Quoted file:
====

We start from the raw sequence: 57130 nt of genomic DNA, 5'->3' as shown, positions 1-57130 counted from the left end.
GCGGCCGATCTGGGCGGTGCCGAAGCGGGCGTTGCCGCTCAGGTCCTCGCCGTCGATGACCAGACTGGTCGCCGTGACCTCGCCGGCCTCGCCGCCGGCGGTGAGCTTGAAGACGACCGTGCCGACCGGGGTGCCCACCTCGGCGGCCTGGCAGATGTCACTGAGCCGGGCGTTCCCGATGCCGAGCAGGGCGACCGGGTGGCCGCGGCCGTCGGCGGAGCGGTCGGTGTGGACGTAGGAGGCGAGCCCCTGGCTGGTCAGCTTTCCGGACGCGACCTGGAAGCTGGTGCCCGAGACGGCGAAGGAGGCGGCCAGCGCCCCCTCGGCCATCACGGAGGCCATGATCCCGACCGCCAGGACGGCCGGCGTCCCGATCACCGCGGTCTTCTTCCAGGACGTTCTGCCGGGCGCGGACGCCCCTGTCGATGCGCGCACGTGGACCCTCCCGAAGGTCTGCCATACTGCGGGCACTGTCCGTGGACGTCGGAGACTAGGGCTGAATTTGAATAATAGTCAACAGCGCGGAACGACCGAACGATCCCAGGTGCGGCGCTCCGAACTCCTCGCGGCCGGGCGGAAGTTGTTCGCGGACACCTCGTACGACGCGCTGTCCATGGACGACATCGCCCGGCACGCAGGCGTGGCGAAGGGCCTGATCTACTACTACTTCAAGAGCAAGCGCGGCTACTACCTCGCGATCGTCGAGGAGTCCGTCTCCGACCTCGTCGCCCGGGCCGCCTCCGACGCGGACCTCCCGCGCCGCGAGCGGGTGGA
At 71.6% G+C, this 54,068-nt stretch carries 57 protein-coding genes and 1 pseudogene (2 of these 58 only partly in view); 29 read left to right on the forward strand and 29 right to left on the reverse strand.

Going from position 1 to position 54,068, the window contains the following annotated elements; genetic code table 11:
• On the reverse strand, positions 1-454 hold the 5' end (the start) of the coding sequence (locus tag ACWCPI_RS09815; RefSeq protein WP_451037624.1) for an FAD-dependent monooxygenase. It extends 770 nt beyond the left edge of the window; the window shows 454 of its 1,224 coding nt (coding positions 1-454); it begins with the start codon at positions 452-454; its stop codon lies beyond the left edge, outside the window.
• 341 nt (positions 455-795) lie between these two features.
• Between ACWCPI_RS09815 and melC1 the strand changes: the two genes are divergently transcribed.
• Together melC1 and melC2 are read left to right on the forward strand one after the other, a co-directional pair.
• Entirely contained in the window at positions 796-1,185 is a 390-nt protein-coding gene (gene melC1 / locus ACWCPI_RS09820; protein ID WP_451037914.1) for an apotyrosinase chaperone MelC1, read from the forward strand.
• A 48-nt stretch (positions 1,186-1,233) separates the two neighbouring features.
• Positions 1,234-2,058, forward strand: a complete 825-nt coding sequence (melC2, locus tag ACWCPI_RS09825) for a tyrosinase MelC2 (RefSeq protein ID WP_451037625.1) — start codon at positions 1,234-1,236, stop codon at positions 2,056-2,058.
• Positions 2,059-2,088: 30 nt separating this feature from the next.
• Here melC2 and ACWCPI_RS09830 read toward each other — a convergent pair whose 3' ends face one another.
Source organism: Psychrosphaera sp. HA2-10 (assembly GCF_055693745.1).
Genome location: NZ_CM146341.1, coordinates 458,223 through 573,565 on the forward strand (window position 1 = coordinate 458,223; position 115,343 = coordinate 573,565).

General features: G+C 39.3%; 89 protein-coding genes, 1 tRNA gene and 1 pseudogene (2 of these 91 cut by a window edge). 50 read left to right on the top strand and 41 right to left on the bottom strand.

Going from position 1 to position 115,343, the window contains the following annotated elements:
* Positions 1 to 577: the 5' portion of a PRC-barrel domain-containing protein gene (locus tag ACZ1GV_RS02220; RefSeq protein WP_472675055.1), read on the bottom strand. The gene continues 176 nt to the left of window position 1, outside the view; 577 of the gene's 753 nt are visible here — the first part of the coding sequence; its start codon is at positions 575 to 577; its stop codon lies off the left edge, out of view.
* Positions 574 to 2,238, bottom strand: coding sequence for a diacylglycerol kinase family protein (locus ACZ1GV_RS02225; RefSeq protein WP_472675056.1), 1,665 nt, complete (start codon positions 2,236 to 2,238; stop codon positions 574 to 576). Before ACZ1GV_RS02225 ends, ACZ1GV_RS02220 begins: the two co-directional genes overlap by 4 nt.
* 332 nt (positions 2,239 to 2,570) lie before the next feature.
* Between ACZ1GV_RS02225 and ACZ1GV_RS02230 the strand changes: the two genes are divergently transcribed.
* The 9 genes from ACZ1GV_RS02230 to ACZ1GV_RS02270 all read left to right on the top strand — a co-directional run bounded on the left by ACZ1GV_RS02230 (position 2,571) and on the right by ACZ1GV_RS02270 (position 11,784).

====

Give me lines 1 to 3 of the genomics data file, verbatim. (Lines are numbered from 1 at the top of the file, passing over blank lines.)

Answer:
We start from the raw sequence: 57130 nt of genomic DNA, 5'->3' as shown, positions 1-57130 counted from the left end.
GCGGCCGATCTGGGCGGTGCCGAAGCGGGCGTTGCCGCTCAGGTCCTCGCCGTCGATGACCAGACTGGTCGCCGTGACCTCGCCGGCCTCGCCGCCGGCGGTGAGCTTGAAGACGACCGTGCCGACCGGGGTGCCCACCTCGGCGGCCTGGCAGATGTCACTGAGCCGGGCGTTCCCGATGCCGAGCAGGGCGACCGGGTGGCCGCGGCCGTCGGCGGAGCGGTCGGTGTGGACGTAGGAGGCGAGCCCCTGGCTGGTCAGCTTTCCGGACGCGACCTGGAAGCTGGTGCCCGAGACGGCGAAGGAGGCGGCCAGCGCCCCCTCGGCCATCACGGAGGCCATGATCCCGACCGCCAGGACGGCCGGCGTCCCGATCACCGCGGTCTTCTTCCAGGACGTTCTGCCGGGCGCGGACGCCCCTGTCGATGCGCGCACGTGGACCCTCCCGAAGGTCTGCCATACTGCGGGCACTGTCCGTGGACGTCGGAGACTAGGGCTGAATTTGAATAATAGTCAACAGCGCGGAACGACCGAACGATCCCAGGTGCGGCGCTCCGAACTCCTCGCGGCCGGGCGGAAGTTGTTCGCGGACACCTCGTACGACGCGCTGTCCATGGACGACATCGCCCGGCACGCAGGCGTGGCGAAGGGCCTGATCTACTACTACTTCAAGAGCAAGCGCGGCTACTACCTCGCGATCGTCGAGGAGTCCGTCTCCGACCTCGTCGCCCGGGCCGCCTCCGACGCGGACCTCCCGCGCCGCGAGCGGGTGGA
At 71.6% G+C, this 54,068-nt stretch carries 57 protein-coding genes and 1 pseudogene (2 of these 58 only partly in view); 29 read left to right on the forward strand and 29 right to left on the reverse strand.